On July 14th, the General Synod of the Church of England voted to allow women to become bishops, taking a step toward resolving a long-running controversy that has divided traditionalist and progressive Anglicans all over the world, and caused friction between the church and the British government.
The Church of England is recognized by law as the country’s official church and enjoys special privileges. But the church’s decision in 2012 to continue barring women as bishops threatened relations between the church and the government, led by Prime Minister David Cameron, who supported the change, as did the deputy prime minister, Nick Clegg.
“This is a watershed moment for the Church of England and a huge step forward in making our society fairer,” Mr. Clegg said in a statement. “Allowing women to become bishops is another long overdue step towards gender equality in senior positions.”
The governing body, which consists of a House of Bishops, a House of Clergy, and a House of Laity, voted in 1992 to ordain women priests. A previous attempt to admit women to the bishopric failed in 2012, when the House of Laity rejected the changes by a small margin.
The Most Reverend Justin Welby, who as Archbishop of Canterbury is the spiritual head of the church, said he was “delighted” with the “hugely exciting” decision in an interview with the BBC. He acknowledged the role of changing attitudes toward gender in the broader society, but insisted that the church’s decision was “essentially about theology, more than about culture.…It was a question of, what is right? Before God, in obedience to Jesus Christ, to be the church that he wants us to be, loving one another, and above all loving the society in which we live.”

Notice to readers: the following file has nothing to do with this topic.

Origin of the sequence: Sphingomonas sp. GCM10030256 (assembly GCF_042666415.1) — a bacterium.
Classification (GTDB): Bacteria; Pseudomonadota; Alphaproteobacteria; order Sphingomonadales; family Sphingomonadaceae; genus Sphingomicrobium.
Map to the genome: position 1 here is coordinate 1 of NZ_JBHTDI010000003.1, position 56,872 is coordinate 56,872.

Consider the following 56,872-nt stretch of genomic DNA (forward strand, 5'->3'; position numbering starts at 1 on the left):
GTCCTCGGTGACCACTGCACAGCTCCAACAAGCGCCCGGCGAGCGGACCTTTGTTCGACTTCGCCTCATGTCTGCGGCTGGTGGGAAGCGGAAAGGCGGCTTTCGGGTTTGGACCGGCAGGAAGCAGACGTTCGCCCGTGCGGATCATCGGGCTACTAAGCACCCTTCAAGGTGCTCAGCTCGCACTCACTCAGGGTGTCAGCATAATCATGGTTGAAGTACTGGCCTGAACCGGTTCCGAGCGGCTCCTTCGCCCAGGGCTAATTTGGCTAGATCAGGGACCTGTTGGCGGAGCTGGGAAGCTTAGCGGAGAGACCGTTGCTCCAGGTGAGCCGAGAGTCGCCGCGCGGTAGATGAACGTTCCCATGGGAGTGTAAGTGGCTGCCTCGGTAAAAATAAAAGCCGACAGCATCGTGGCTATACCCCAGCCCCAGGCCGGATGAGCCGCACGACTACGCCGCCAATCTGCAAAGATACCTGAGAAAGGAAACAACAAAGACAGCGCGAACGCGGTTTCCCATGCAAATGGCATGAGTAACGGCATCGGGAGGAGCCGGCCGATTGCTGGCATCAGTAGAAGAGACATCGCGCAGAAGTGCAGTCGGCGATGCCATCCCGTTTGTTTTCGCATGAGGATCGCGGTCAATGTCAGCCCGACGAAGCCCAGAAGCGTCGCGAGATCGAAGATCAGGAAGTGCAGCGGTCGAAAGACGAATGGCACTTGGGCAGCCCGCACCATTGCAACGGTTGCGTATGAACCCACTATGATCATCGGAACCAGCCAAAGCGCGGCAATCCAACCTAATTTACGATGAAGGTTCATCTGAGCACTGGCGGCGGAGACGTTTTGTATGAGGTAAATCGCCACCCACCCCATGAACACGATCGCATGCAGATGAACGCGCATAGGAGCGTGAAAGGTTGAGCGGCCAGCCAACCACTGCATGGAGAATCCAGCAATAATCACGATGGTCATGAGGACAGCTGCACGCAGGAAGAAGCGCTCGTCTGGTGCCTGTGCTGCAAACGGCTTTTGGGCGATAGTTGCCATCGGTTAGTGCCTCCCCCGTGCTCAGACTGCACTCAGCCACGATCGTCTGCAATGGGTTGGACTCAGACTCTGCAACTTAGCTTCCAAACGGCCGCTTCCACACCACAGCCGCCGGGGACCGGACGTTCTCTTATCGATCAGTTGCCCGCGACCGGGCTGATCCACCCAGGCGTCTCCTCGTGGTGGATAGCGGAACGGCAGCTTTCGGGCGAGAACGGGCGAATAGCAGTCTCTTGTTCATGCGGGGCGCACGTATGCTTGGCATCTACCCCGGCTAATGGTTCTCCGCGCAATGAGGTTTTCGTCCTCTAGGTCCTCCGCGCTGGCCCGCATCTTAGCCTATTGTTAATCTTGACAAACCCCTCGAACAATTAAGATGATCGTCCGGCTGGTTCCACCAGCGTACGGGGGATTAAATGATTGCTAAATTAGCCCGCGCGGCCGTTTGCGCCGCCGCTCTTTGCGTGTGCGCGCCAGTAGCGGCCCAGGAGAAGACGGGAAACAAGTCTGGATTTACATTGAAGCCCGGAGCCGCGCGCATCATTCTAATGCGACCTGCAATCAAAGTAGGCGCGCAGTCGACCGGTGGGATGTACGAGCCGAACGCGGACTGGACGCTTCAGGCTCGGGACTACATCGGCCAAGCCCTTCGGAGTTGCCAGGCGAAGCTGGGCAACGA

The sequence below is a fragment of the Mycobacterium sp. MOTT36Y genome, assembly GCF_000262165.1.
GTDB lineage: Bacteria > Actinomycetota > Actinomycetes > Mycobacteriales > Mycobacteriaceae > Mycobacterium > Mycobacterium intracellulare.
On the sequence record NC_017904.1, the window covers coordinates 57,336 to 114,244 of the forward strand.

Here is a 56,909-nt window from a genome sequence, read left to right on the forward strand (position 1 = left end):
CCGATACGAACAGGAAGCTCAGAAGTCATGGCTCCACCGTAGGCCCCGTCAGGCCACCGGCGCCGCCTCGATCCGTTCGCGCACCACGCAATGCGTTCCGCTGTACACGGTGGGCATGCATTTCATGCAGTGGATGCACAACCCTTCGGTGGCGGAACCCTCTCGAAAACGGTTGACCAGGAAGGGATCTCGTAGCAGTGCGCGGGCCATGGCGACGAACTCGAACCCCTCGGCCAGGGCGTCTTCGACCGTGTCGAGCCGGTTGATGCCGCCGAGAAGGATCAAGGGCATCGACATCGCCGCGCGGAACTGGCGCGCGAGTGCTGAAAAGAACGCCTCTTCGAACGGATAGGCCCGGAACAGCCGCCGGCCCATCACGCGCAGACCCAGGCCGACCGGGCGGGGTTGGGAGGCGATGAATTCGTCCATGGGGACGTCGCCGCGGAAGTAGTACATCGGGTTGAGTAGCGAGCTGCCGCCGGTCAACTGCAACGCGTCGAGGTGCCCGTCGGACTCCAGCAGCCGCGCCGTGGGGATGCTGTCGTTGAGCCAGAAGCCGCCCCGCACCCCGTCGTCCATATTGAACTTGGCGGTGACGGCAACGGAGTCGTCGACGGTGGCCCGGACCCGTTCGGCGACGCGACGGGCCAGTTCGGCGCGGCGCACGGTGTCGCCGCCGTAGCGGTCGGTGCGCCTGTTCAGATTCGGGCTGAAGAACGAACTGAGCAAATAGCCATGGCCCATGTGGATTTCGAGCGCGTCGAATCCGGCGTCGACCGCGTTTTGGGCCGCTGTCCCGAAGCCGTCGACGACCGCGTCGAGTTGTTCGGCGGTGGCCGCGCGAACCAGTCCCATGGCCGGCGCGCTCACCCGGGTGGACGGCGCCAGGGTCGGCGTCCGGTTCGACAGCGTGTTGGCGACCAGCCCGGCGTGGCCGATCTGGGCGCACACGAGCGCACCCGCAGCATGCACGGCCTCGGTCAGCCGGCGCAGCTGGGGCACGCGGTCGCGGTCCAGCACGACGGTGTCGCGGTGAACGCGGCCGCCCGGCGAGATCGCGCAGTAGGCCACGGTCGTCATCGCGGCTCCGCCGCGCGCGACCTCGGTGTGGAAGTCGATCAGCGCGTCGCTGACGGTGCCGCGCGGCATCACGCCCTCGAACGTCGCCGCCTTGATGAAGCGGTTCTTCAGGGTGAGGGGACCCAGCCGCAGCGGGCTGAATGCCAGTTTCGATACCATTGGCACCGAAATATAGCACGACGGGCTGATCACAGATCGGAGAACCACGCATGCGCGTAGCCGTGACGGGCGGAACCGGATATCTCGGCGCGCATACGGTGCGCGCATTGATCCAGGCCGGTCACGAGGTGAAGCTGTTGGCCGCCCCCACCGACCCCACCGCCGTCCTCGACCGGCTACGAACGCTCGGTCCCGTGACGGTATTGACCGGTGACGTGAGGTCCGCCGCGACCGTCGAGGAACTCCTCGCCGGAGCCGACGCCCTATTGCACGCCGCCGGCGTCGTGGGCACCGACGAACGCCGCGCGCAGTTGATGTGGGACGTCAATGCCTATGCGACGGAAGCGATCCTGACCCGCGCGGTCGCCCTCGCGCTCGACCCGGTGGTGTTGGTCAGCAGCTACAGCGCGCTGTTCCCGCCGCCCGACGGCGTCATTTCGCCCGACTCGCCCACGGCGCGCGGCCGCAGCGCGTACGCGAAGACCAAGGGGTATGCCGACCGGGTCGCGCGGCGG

Traditionalists like Susie Leafe, an member of the House of Laity, expressed discomfort with the decision. “I believe that the Bible teaches us that men and women are equal, and they’re different,” she explained. “And therefore, within the Church and within the family, we have different roles to play. I think women will be undermined by this, rather than freed.”
In a concession to opponents of the move, parishes that refuse to accept a woman bishop will be permitted to request a man instead.
The first women bishops could be appointed by the end of this year.